Guests from both side of the Atlantic filled St Margaret’s Church to attend the memorial services to the man considered to be Black Briton’s political founding father.
The Archbishop of York, Dr John Senatmu, the Dean and Cannon of Westminster Rev Robert Wright, Rev. Dr Joel Edwards, international director at MICA and Dr David Muir of the Evangelical Alliance and senior politician’s were among those who attended this event in honour of a man who dedicated his life to fighting for the abolition of the transatlantic slave trade.
A committed Christian, this memorial service was held exactly 250 years to day that Equiano was baptised at St Margaret’s on the 9th February 1759.
This historic evening was the culmination of years of work by the Equiano Society who have been instrumental in securing this memorial.
‘This is the fulfillment of all the hard work that has had to go into this over the last five years. Equiano’s plaque is the only thing of its kind on the site, and there is no other thing about black people represented there at all. Arthur Torrington, Co-founder and Secretary of The Equiano Society and Windrush Foundation said.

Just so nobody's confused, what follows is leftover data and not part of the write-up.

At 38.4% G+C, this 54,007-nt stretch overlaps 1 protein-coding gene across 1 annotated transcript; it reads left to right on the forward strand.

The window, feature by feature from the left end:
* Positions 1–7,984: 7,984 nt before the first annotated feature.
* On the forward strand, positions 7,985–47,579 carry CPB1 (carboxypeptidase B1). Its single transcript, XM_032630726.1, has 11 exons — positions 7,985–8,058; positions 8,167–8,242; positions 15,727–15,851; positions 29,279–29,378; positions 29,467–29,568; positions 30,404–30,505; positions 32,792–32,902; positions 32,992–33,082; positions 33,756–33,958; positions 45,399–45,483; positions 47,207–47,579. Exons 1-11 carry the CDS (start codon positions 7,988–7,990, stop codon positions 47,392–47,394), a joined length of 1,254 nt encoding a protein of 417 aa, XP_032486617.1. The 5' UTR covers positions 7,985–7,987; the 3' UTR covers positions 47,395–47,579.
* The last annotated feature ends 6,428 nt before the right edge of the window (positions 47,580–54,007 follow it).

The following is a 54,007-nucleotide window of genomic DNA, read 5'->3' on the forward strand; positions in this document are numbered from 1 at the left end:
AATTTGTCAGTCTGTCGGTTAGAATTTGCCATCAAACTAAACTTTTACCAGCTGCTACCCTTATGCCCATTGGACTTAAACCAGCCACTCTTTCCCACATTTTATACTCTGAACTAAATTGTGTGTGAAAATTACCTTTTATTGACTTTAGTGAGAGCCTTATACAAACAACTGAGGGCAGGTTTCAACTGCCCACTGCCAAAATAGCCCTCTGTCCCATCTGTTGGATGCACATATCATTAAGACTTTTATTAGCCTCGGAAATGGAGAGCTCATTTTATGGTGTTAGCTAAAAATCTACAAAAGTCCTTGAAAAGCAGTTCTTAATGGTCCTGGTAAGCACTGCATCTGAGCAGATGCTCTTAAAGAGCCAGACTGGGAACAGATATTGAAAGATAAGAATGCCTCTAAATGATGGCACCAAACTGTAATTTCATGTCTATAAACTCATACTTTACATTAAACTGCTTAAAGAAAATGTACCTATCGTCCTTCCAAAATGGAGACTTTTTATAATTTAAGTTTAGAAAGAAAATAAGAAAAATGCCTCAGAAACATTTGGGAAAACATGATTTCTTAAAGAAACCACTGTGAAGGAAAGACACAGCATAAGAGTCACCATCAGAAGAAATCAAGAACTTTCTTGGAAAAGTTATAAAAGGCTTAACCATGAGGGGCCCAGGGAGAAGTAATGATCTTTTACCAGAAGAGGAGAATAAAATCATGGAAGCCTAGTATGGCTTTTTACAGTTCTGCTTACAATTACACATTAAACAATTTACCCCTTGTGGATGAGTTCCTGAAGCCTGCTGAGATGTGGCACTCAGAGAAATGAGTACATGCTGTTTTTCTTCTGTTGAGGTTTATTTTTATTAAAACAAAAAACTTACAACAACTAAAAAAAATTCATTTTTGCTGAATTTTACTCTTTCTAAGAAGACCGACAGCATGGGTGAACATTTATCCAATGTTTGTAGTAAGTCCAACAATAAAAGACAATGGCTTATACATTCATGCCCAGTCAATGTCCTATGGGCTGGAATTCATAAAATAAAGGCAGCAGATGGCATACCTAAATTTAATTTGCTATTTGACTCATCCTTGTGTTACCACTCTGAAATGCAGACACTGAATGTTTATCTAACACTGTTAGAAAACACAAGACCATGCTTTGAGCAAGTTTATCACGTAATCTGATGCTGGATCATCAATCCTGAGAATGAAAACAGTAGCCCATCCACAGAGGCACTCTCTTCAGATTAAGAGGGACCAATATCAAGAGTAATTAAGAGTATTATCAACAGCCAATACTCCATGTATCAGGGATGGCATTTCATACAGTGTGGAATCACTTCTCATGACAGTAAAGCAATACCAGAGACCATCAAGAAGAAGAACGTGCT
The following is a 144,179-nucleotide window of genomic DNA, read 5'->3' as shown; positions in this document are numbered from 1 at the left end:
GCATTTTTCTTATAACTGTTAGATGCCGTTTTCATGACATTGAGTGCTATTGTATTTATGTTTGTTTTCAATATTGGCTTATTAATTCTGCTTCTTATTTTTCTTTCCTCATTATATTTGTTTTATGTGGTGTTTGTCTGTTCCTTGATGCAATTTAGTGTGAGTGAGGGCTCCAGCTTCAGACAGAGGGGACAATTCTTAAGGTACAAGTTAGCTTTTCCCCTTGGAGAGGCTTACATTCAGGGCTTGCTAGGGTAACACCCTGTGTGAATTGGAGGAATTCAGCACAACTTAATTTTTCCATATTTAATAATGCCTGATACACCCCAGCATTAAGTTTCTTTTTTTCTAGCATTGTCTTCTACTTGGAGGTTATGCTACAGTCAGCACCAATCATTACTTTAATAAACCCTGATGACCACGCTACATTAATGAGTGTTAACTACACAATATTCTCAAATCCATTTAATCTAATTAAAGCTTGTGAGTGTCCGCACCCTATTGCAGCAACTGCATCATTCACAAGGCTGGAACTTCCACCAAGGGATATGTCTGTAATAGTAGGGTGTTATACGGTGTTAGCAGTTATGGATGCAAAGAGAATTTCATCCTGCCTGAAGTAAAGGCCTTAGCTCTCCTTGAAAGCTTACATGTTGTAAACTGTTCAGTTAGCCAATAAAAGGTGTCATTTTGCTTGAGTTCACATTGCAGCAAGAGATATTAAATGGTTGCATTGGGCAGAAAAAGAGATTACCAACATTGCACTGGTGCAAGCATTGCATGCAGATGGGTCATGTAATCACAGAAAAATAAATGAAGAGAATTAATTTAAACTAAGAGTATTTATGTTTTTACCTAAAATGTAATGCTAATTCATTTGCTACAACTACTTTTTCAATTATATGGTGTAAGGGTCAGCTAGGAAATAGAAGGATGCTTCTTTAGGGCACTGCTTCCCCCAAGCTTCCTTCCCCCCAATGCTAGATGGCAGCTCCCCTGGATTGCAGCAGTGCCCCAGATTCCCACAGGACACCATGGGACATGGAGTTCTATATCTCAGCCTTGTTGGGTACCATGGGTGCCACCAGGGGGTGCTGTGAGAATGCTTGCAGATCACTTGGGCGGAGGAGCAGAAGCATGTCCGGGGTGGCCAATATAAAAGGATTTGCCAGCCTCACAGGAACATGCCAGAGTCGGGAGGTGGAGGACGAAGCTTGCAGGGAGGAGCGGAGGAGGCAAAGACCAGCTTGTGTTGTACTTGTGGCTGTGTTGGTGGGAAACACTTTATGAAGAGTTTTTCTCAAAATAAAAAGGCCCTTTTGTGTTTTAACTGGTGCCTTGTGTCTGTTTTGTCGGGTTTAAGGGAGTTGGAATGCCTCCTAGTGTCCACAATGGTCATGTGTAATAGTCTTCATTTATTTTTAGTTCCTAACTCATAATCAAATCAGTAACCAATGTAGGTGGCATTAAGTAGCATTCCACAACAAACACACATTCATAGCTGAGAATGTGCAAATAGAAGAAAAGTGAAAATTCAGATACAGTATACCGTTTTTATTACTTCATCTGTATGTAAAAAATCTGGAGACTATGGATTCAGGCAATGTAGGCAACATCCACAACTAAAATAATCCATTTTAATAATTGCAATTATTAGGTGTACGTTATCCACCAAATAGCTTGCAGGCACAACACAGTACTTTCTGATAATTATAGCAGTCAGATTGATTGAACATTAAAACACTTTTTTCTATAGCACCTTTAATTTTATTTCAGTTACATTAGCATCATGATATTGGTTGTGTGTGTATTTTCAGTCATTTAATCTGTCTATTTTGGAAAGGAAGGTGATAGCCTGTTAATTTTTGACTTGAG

Like millions of other’s Equiano was stolen from African and traded from one owner to another.
He managed to buy his freedom and in 1789 published his autobiography entitled, ‘The interesting Narrative of the Life of Oluadah Equiano or Gustavus Vassa.The African’, which depicted the horrors of slavery. An immediate best seller, this book proved to be a seminal work in influencing British legislators in the introduction of the 1807 Slave Trade Act.
This book is now considered to be the most important writing in the black literary tradition in the entire canon of black literature.
Equiano’s memorial plaque was created by the architectural stone carver and letter Cutter, Margaret Bennett-Male.
The Archbishop of York, Dr John Senatmu said: ‘it is wonderful to have a permanent commemoration in this church. This speaks of the spirit of Equiano and power that inspired him to stand up and not only be counted but to advocate for millions of others who were not able to speak out against injustices for themselves – it is an inspiration to have this plaque here.’
‘The history of the church goes back to medieval times. It’s an important site and an important building as it is just opposite parliament and MPs an Peers regularly use it and thousands of people visit that church all the time and look at the various plagues and what they represent.
Now Equiano is now among those people who stand out as a contributor to British History. There is a sense of fulfillment about this. Ten or 15 years ago a thing like this would not have happened,’ Arthur Torrington, Co-founder and Secretary of The Equiano Society and Windrush Foundation said.